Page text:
How To Help A Child With Dyslexia At Home
Can your child with dyslexia improve his or her reading skills?
Yes! In fact, it is easier, and more fun, than you think. You can improve your child’s reading readiness in ways that feel like play.
Let’s start with a better understanding of reading readiness. It isn’t about how fast they can finish a timed read-aloud passage, comprehension quiz, nor how well they pronounce the words. Reading readiness occurs after foundational developmental abilities are in place.
Students who are ready to learn know how to take in and make sense of the information around them. They know how to recognize patterns. They can consider different explanations before selecting the most likely. This type of problem solving must occur when performing arithmetic, reading, and writing. However, these skills develop outside the classroom first.
You can’t always accomplish this merely with more reading practice. How can you help your child with dyslexia improve their reading skills? The answer may surprise you.
Reading readiness only occurs when all the developmental building blocks fall into place as the child matures. If your child has some developmental gaps, don’t despair. These gaps can be filled in with activities that feel like play.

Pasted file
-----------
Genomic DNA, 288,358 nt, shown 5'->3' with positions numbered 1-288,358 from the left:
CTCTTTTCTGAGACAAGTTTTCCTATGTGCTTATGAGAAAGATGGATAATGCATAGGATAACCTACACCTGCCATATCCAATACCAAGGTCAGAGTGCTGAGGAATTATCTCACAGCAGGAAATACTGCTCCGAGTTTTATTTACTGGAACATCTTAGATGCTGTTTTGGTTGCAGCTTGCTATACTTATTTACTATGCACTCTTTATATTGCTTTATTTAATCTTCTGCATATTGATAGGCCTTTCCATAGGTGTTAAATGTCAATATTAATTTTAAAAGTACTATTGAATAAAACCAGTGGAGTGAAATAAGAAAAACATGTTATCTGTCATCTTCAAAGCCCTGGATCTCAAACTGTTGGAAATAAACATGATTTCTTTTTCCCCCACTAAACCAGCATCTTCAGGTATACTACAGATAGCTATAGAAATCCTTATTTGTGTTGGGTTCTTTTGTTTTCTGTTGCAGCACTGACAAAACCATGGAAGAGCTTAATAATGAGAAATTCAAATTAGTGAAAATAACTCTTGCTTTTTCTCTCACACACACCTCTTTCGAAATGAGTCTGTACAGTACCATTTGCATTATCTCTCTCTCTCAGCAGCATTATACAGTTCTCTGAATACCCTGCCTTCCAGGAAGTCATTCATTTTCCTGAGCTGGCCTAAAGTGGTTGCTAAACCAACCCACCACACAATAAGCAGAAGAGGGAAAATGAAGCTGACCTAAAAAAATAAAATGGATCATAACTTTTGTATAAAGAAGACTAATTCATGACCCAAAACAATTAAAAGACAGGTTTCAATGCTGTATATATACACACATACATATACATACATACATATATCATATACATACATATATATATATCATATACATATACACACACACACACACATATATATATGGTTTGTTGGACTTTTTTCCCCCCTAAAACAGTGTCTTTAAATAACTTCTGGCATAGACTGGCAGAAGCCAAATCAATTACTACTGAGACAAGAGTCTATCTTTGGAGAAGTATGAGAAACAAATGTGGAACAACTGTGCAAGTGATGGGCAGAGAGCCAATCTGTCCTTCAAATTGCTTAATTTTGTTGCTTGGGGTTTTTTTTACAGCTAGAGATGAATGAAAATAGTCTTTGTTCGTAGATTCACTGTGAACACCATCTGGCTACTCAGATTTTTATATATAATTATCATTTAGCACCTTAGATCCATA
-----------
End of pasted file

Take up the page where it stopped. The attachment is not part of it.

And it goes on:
Here are two easy ways to use play to improve your child’s reading readiness.
Try One More Time
The first area to focus on is improving your child’s ability to practice “try one more time” strategies.
Start by stretching your child’s attention span by having them “hang in there” a little longer. Play with that toy a little longer, work on solving that difficult puzzle just a moment longer, read a little longer, and encourage them to “stick with” that chore you assigned them, just a little longer.
Make this goal of trying one more time, something that you can role model. Without talking about it, start role modeling this behavior when you’re playing together.
If you’re playing a game with toy cars, stretch out the game a little longer by adding a new and creative dimension. Perhaps enjoy having the cars drive to a pretend parking lot at the pretend zoo.
If your child is reading a story, have him or her look at the pictures just a little longer. Ask your child to describe all the things that are red in the picture or all the things that make a sound.
Invent a new way of playing with the backyard bowling set and teach your child to stretch their imagination.
Teaching your child to stretch their imagination to “play longer” will help improve attention span for academic activities.
Look for opportunities for your child to “think a little more” or “try one more time”. Encourage and support their effort. Help your child to enjoy feeling their mind successfully wrap around a problem.
Teaching your child to “hang in there”, problem solve and execute one more attempt. These can all help keep the mind engaged in a productive manner. That may be trying one more time to find the lost sock or problem-solve how to get that bicycle wheel back onto the bike frame. It could be figuring out the best solution to the riddle of the day or finishing their chore independently.